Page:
Petrol and diesel prices have fallen almost 50p a litre since they peaked last summer, but are still far higher than they were in 2021, new figures have shown.
In its weekly report on road fuel prices, the Department of Energy Security and Net Zero reported that the average price of unleaded at the pump is now 145.71p per litre. Motorists with diesel cars are paying 162.71p.
That is well below the peak of 191.55p for petrol and 199.22p for diesel last summer, but is also considerably higher than the 126.53p and 130.43p respective prices in early May 2021.
Meanwhile, the RAC has cautioned that fuel prices could rise in the near future, due to an uplift in oil prices.
Our interactive chart below reveals how petrol and diesel prices have changed over the past decade – allowing you to see what has happened to your bill.
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Fuel prices have been an issue with governments for at least a century.
On July 31, 1922, President of the Board of Trade Philip Lloyd-Greame responded to complaints about high prices from MPs with: ‘His Majesty’s Government are fully alive to the importance of petrol being available at reasonable prices.’
Wind the clock forward to the present day and following the Russian invasion of Ukraine, fuel prices shot up, with diesel peaking at an average of 199.22p per litre and petrol 191.55p per litre in July 2022.
At that time, 91.26p of every litre of petrol and 92.79 of every litre of diesel was going directly to the Chancellor of the Exchequer in the form of fuel duty and VAT.
This prompted emergency action to reduce fuel duty on petrol and diesel, as families faced the prospect of paying more than £100 to fill a standard runabout.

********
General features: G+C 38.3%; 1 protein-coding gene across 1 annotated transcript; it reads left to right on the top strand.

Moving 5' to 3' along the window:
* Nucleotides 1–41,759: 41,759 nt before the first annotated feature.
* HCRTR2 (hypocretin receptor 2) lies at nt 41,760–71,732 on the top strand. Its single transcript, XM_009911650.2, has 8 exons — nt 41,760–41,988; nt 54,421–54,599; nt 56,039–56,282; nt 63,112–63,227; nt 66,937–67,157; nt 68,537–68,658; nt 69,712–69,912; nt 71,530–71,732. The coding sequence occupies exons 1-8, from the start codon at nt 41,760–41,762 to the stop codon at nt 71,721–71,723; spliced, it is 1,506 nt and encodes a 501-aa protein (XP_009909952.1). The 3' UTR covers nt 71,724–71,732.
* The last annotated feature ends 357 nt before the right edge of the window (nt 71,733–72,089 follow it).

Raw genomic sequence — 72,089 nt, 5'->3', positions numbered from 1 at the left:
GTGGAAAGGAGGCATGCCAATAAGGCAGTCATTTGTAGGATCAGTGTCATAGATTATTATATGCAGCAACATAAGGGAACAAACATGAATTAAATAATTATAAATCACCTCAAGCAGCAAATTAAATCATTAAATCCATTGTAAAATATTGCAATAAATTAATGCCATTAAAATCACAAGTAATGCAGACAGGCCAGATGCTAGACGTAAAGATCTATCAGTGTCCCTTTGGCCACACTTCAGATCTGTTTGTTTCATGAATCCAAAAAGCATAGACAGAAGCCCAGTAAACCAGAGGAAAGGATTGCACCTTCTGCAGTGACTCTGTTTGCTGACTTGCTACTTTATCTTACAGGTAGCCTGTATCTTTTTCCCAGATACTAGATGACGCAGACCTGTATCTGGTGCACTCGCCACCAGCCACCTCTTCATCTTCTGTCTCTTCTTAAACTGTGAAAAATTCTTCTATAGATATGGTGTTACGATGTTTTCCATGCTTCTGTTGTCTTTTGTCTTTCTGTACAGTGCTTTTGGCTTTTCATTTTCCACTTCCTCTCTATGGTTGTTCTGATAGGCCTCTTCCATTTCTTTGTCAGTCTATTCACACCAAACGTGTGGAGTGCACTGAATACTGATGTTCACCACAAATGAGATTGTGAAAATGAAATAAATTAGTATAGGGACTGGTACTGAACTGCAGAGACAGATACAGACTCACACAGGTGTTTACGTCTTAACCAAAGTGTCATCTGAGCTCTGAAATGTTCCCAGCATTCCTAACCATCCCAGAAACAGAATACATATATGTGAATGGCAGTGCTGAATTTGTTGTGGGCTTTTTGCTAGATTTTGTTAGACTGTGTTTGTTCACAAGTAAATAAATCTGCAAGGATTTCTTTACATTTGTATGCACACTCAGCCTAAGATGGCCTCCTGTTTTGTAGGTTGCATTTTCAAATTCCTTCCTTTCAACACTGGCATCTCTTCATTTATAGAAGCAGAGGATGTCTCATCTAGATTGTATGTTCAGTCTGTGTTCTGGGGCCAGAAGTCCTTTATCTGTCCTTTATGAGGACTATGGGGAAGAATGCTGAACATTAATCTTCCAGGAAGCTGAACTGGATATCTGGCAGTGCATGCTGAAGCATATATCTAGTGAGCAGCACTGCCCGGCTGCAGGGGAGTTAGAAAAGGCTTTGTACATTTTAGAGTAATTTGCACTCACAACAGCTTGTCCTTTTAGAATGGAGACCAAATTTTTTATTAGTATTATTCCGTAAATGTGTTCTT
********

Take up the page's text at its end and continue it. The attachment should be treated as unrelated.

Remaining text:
Now, petrol prices are returning towards the levels last seen in the run-up to Moscow’s illegal invasion of its neighbour.
Petrol prices at the pump have fallen to around the level they were before Vladimir Putin ordered his illegal invasion of Ukraine in February 2022
At present, each litre of fuel bought at the local forecourt has excise duty of 52.95p plus VAT at 20 per cent added to the cost.
Over the past 12 months, petrol prices have fallen on average by 10 per cent, while diesel has reduced by six per cent.
Though it is feared fuel prices may increase again after a shock decision by OPEC+ to cut production levels by almost 1.2 million barrels of oil per day.
This saw oil prices on the international markets increase to £69.77 a barrel, up from £56.50 last month.
RAC fuel spokesman Simon Williams said: ‘The big question is whether retailers will raise their pump prices, and if so how quickly.’
He added that, while the average cost at the pump should not increase immediately following the spike in oil prices, it could creep upwards if they remained elevated ‘for several days’.
If higher costs do feed through to forecourts, the AA predicted petrol prices could rise by between 3 and 5p per litre, equivalent to adding between £1.65 and £2.75 to the cost of filling a car’s typical 55-litre tank.
A recent parliamentary briefing paper laid the blame for the recent fuel crisis on the war in Ukraine, exacerbated by the weak pound.